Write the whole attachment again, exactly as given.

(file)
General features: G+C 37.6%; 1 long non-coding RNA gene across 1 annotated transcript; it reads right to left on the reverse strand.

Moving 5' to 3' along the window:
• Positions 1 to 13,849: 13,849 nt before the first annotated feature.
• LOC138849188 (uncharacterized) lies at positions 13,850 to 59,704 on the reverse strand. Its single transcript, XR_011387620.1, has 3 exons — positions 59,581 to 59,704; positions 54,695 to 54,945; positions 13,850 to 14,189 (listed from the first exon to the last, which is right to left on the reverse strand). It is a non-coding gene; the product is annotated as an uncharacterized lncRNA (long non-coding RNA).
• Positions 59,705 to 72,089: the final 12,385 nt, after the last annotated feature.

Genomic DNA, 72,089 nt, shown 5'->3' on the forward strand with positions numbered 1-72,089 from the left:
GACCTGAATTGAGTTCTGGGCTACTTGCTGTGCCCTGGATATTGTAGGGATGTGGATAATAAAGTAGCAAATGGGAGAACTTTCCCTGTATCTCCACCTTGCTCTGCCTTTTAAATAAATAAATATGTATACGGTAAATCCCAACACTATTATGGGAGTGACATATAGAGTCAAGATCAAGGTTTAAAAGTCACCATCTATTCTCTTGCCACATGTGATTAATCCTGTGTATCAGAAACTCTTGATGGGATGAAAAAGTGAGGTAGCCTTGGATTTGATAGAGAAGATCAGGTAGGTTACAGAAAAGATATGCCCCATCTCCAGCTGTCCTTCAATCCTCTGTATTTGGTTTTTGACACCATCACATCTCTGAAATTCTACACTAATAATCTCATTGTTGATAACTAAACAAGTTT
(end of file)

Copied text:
General features: G+C 37.6%; 1 long non-coding RNA gene across 1 annotated transcript; it reads right to left on the reverse strand.

Moving 5' to 3' along the window:
• Positions 1 to 13,849: 13,849 nt before the first annotated feature.
• LOC138849188 (uncharacterized) lies at positions 13,850 to 59,704 on the reverse strand. Its single transcript, XR_011387620.1, has 3 exons — positions 59,581 to 59,704; positions 54,695 to 54,945; positions 13,850 to 14,189 (listed from the first exon to the last, which is right to left on the reverse strand). It is a non-coding gene; the product is annotated as an uncharacterized lncRNA (long non-coding RNA).
• Positions 59,705 to 72,089: the final 12,385 nt, after the last annotated feature.

Genomic DNA, 72,089 nt, shown 5'->3' on the forward strand with positions numbered 1-72,089 from the left:
GACCTGAATTGAGTTCTGGGCTACTTGCTGTGCCCTGGATATTGTAGGGATGTGGATAATAAAGTAGCAAATGGGAGAACTTTCCCTGTATCTCCACCTTGCTCTGCCTTTTAAATAAATAAATATGTATACGGTAAATCCCAACACTATTATGGGAGTGACATATAGAGTCAAGATCAAGGTTTAAAAGTCACCATCTATTCTCTTGCCACATGTGATTAATCCTGTGTATCAGAAACTCTTGATGGGATGAAAAAGTGAGGTAGCCTTGGATTTGATAGAGAAGATCAGGTAGGTTACAGAAAAGATATGCCCCATCTCCAGCTGTCCTTCAATCCTCTGTATTTGGTTTTTGACACCATCACATCTCTGAAATTCTACACTAATAATCTCATTGTTGATAACTAAACAAGTTT